IS mil­i­tants at­tack Kabul Iraq em­bassy, all killed

Kuwait Times - - FRONT PAGE - — AFP

A sui­cide bomber blew him­self up out­side the Iraqi em­bassy in Kabul yes­ter­day and mil­i­tants breached the com­pound, Afghan of­fi­cials said, in a com­plex hours-long at­tack claimed by the Is­lamic State group. All the at­tack­ers had been killed and the com­pound se­cured roughly four hours af­ter the as­sault be­gan, Afghanistan’s in­te­rior min­istry said, ad­ding that all em­bassy staff were safe and only one po­lice­man wounded “slightly”.

There were con­flict­ing re­ports about how the at­tack un­folded. The in­te­rior min­istry said at least four mil­i­tants had at­tacked the em­bassy, be­gin­ning with a sui­cide bomber who det­o­nated his vest at the com­pound en­trance. “The quick­re­sponse po­lice forces ar­rived in time and evac­u­ated the Iraqi diplo­mats to safe place. No em­bassy staff have been harmed, only one po­lice­man was wounded slightly,” a min­istry state­ment said.

An Afghan se­cu­rity of­fi­cial at the site of the at­tack and a num­ber of wit­nesses how­ever sug­gested the at­tack­ers were dropped by a car nearby, who then stormed the Iraqi em­bassy build­ing with hails of bul­lets, be­fore pen­e­trat­ing and det­o­nat­ing them­selves inside. Black smoke bil­lowed into the air above the neigh­bor­hood in north­west­ern Kabul as the sound of gun­fire, blasts and am­bu­lance sirens could be heard. Pan­icked res­i­dents, in­clud­ing women and chil­dren, could be seen flee­ing the area.

The Iraqi for­eign min­istry in Bagh­dad said the charge d’af­fairs was among those evac­u­ated and that it was mon­i­tor­ing the sit­u­a­tion with Afghan au­thor­i­ties, with­out giv­ing fur­ther de­tails. The Afghanistan af­fil­i­ate of the Is­lamic State group claimed re­spon­si­bil­ity for the at­tack, ac­cord­ing to a state­ment by its pro­pa­ganda agency Amaq.

It said two of its mem­bers at­tacked the em­bassy killing at least 27 guards and other em­bassy staff. The mil­i­tant group is known to of­ten ex­ag­ger­ate its claims on the num­ber of causal­i­ties in­flicted.

The Iraqi em­bassy is lo­cated in north­west­ern Kabul, in a neigh­bor­hood that is home to sev­eral ho­tels and banks as well as large su­per­mar­kets and sev­eral po­lice com­pounds. “I heard a big blast fol­lowed by sev­eral ex­plo­sions and small gun­fire,” said Ah­mad Ali, a nearby shop­keeper. “Peo­ple were wor­ried and closed their shops to run for safety. The roads are still blocked by se­cu­rity forces.”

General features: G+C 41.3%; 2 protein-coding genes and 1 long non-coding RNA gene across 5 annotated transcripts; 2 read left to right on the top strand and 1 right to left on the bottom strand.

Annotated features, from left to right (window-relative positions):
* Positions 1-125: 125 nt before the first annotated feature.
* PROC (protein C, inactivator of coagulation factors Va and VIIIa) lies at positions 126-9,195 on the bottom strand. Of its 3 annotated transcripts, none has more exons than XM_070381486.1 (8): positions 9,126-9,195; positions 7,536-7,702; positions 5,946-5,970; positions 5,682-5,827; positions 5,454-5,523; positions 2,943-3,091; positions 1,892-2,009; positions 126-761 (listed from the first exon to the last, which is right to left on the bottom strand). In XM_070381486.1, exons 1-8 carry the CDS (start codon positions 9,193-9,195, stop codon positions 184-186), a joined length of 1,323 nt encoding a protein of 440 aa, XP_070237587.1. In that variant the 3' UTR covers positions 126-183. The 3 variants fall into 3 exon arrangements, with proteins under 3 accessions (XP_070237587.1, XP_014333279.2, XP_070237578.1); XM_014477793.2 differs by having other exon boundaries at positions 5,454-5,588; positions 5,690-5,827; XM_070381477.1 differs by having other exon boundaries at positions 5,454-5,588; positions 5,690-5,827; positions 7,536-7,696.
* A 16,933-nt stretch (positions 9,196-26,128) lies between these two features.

The at­tack is the lat­est to rock Kabul, which is reg­u­larly dev­as­tated by bomb blasts and mil­i­tant as­saults, of­ten killing many civil­ians. The resur­gent Tal­iban claim many of the at­tacks as they step up their bid to drive out for­eign forces with a se­ries of as­saults across the coun­try. But the Is­lamic State group, re­cently ousted from the Iraqi city of Mo­sul, have been ex­pand­ing their foot­print in eastern Afghanistan and have claimed re­spon­si­bil­ity for sev­eral dev­as­tat­ing at­tacks in Kabul.

First emerg­ing in 2015, the group’s lo­cal af­fil­i­ate Is­lamic State Kho­rasan Prov­ince (IS-K), over­ran large parts of eastern Nan­garhar and Ku­nar prov­inces, near the Pak­istan bor­der, where they en­gaged in a turf war with the Tale­ban. US forces in Afghanistan have re­peat­edly tar­geted the group, killing its head Abu Sayed and sev­eral se­nior ad­vis­ers in a July 11 strike in Ku­nar, the Pen­tagon has said.

The de­ci­sion to de­ploy the so-called Mother of All Bombs (MOAB) also tar­geted IS hide­outs in Nan­garhar, ac­cord­ing to the Afghan de­fense min­istry, though fight­ing in the area has con­tin­ued. Pen­tagon of­fi­cials say the group now num­bers fewer than 1,000 in Afghanistan. “We will be re­lent­less in our cam­paign against ISIS-K. There are no safe havens in Afghanistan,” said Gen­eral John Ni­chol­son, com­man­der of US forces in Afghanistan, in a state­ment Sun­day con­firm­ing some of the deaths in the July 11 strike.

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